RFR(S): 7119908: G1: Cache CSet start region for each worker for subsequent reuse

John Cuthbertson john.cuthbertson at oracle.com
Thu Dec 15 17:50:51 UTC 2011

Hi Bengt,

On 12/15/11 00:24, Bengt Rutisson wrote:
> So, in the current implementation it would be possible to change the 
> interface for start_cset_region_for_worker() to be something like:
> HeapRegion* G1CollectedHeap::start_cset_region_for_worker(int 
> worker_i, bool use_cached_values)
> RSet scanning would pass use_cached_values=false, while the other uses 
> would pass use_cached_values =true. And instead of looking at the 
> timestamp to decide if we can trust the cached values we would look at 
> use_cached_values. If use_cached_values == false we would not use the 
> cached values, but when we have calculated a new value we would update 
> the cache. Would that work? I am not saying it is a better 
> alternative, I just want to make sure I understand the code paths here.
> (Of course with this approach you would not be able to do the latest 
> optimization that you implemented - to look for the previous thread's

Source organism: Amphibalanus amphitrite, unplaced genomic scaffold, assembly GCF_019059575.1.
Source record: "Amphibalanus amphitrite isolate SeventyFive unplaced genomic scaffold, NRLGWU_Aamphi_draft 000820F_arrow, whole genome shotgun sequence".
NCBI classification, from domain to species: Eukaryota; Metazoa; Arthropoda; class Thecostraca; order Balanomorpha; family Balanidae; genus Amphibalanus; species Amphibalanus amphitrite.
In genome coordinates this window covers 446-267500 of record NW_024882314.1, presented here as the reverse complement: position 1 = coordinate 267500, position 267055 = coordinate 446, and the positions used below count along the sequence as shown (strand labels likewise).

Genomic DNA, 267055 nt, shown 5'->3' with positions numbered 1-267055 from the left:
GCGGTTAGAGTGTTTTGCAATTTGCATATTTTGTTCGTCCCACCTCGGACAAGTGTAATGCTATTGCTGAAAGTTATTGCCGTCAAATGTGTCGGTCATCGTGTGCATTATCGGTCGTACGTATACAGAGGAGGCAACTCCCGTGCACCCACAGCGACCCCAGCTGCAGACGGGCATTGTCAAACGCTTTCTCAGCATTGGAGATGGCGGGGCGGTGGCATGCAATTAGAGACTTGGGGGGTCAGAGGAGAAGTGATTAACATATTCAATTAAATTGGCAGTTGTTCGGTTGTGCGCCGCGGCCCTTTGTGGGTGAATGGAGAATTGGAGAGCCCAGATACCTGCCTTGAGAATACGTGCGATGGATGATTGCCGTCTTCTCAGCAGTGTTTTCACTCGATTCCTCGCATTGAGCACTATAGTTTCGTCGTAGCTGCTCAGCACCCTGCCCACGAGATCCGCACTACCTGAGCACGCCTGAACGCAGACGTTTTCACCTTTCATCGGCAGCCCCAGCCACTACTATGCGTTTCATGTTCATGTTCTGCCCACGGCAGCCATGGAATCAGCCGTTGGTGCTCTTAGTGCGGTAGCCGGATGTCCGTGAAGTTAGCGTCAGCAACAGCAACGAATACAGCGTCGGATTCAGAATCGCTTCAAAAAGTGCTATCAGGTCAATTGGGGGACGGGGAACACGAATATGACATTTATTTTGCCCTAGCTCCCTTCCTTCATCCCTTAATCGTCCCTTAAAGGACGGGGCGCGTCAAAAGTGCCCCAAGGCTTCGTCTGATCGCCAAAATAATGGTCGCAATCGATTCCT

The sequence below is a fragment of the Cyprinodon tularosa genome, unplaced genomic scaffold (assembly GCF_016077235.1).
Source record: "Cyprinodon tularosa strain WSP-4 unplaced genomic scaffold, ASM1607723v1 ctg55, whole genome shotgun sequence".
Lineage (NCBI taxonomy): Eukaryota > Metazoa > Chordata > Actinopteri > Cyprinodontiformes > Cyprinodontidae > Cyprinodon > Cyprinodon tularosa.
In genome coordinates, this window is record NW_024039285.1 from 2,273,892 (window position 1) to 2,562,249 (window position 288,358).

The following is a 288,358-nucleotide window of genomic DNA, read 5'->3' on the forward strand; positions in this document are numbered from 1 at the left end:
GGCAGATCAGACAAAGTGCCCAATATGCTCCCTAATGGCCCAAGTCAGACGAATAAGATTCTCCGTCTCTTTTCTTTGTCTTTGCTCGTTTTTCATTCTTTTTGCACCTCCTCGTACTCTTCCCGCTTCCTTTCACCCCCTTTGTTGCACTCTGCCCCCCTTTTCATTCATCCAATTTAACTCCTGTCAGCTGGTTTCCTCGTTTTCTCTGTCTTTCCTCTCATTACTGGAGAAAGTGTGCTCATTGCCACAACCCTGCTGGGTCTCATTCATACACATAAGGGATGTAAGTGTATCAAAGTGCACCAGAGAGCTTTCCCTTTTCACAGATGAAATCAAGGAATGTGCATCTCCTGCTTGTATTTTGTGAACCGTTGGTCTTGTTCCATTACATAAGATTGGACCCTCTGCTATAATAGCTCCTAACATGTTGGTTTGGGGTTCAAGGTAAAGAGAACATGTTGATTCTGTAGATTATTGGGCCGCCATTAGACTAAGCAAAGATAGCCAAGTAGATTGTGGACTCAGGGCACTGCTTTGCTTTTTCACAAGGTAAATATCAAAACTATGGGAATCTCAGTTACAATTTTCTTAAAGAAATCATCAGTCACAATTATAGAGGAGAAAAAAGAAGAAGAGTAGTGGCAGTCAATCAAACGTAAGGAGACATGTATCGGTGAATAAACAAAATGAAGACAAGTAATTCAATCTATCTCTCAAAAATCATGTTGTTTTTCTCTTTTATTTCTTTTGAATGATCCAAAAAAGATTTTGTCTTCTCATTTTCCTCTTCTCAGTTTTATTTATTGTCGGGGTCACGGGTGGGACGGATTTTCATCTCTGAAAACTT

> cached value to see if you can use that as a starting point.)
> Bengt

Changing the interface to use a "trusted" flag would have worked and you 
would not have needed to the per-worker time stamp. I initially thought 
about something similar (and much simpler) i.e. assuming that the 
entries would be valid post-RSet scanning. I did not, however, want to 
introduce a hard dependency between distinct phases of the pause. With 
the the "trusted" flag, the dependency is mostly eliminated (you could 
always pass false), but that defeats the purpose of caching the starting 
values.  Also, as programmer, you would need to cognizant about when to 
trust the entries and when not to. Get it wrong (i.e. pass true before 
the entries can actually be trusted) and disaster will ensue. Unless you 
reduce the risk and take it out of the programmer's hands by using a 
global "trusted" flag which itself is set to "not-trust" at the start or 
end of the pause. As you said, though, we lose a little bit of flexibility.



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